Just to make the maths more explicit, 2 gallons per 100 gallons is a ratio of 1:50. Andf a gallon has 128 ounces, so you’d want a fiftieth of 128 ounces, which is indeed 2.56 oz.

And I’m not going to leave it unmentioned that this is one of those conversions that are absolutely straightforward in the metric system.

Be careful, though, as if I type “per” instead of using “/” I get an answer like 0.39 US fluid ounces per gallon – for some reason, it doesn’t interpret the question right and gives the answer to 50/128 instead of 128/50.

Looks to me like it’s absolutely straightforward in any system, as long as you keep the units constant: 1 ounce per 50 ounces, 1 milliliter per 50 milliliters, 1 hogshead per 50 hogsheads, etc.

But you’re right that a ratio of 1:50 (or 2:100) is particularly easy to work with in a tens-based system.

When both of the measures are in the same unit, you can substitute any unit.

2 gallons per 100 gallons will give you the same dilution as 2 cups per 100 cups, or 2ml per 100ml or two eggcups per 100 eggcups (notwithstanding the complication that smaller units are a bit harder to measure accurately)

I find that the easiest way to make sure you don’t make a mistake converting units is to continually multiply by unit conversions that are equal to one (e.g. 12 inches/1 foot)

To be fair, at least English volumetric measurement from tablespoons on up to gallons is base-2, which is maybe not quite as convenient as base-10, but is sane in a way that distance measurements are very much not.

There are many powers-of-2, but I am not convinced it is the real rationale. For example, while a (fluid) ounce is indeed divided into 8 fluid drams, one should not overlook the fact that a dram then equals 3 scruples. Another example is that the introduction of the Imperial Standard Gallon [i.e., 10 pounds of water] in 1824 led to a division of an (Imperial Standard) pint into 20 fluid ounces. Most of all, though, if we look beyond England and Britain, the Roman weight and volume system all this is inspired by had many convenient fractions, but the denominator was by no means uniformly equal to 2, even leaving aside differing European interpretations which further confuse the issue.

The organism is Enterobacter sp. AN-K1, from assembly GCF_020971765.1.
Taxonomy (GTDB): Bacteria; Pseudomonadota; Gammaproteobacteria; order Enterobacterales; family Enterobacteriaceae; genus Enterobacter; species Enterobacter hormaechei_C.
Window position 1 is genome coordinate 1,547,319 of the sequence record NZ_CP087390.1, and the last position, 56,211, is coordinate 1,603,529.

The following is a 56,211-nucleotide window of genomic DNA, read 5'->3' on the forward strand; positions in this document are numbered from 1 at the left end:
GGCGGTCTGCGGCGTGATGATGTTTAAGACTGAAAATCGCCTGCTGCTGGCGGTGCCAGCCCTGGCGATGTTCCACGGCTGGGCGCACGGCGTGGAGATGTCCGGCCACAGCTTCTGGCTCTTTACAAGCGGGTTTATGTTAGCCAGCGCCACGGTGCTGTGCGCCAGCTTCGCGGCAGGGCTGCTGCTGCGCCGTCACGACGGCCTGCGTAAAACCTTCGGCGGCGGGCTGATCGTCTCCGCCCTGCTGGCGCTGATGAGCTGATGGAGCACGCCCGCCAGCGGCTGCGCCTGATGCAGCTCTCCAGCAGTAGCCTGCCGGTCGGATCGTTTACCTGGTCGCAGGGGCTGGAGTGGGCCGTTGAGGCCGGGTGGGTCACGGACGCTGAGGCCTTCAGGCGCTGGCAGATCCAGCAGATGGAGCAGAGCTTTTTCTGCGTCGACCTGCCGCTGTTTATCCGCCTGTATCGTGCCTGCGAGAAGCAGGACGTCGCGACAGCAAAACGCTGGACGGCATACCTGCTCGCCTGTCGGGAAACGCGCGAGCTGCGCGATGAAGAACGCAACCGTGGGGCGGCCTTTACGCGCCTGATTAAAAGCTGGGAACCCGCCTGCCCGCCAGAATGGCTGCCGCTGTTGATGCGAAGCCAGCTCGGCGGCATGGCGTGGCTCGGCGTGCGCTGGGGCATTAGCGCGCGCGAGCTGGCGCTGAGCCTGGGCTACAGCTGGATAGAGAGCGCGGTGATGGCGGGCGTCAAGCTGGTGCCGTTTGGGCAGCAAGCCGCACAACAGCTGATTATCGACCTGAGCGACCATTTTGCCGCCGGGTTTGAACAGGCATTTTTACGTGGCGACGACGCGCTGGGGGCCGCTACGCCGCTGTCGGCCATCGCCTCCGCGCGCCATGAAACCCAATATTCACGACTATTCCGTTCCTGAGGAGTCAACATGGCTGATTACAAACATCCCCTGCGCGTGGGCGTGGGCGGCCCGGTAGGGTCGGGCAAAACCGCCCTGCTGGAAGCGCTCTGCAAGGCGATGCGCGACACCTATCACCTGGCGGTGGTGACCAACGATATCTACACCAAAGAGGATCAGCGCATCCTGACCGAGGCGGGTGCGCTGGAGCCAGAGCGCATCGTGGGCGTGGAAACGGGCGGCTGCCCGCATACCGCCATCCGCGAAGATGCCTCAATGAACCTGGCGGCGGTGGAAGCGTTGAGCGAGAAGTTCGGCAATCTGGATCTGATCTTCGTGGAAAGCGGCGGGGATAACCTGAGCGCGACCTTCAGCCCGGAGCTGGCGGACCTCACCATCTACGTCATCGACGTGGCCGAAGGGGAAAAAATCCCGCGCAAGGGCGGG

Sure, but the point is that very often you’re not going to use the same units for the solute and the solvent. The 50:1 ratio in this case means that the quantities of the two lie in different ballparks and hence different units suggest themselves - as in the case of the OP, who wanted to measure the solute in ounces and the solvent in gallons. The advantage of the metric system here is that even where different units are used, these relate to each other by powers of ten. The metric ballpark unit corresponding to the gallon is the litre; the ballpark unit corresponding to the ounce is the millilitre or centilitre. It’s easy to figure out that a 50:1 ratio requires 2 centilitres or 20 millilitres of solute per litre of solvent.

I’ve never measured something in a dram or a scruple, so while you are I’m sure correct that historically it was all nonsense, as it exists now it’s all powers of two. Tablespoon x4 = ounce x8 = cup x2 = pint x2 = quart x4 = gallon.

Not… consistent powers of two, but still powers of two. Until you get to, like, acre-foot or something.

As far as I can tell, the US Customary measures doesn’t have a unit above gallon for fluid measurements. Or at least nothing in between gallon and acre-foot. Not sure why, since it has about a dozen different ones smaller than gallon.

ETA: there is the barrel, but that is not a standard unit. There’s a number of different barrels depending on what you’re measuring. And don’t even think about bringing up the firkin or hogshead or …

And if you’re going to include the tablespoon, why leave off the teaspoon (of which there are three in a tablespoon)?

Every integer up to 12 is found somewhere or another as a conversion factor in the “customary system”, and every even integer up to 24. Plus a few oddballs like 231.

Because it’s not a power of two. Again, I’m not saying that the English volume measurement system is some well-designed paragon of reason. Just that the vast majority of it is not crazy, the way that distance measurement is.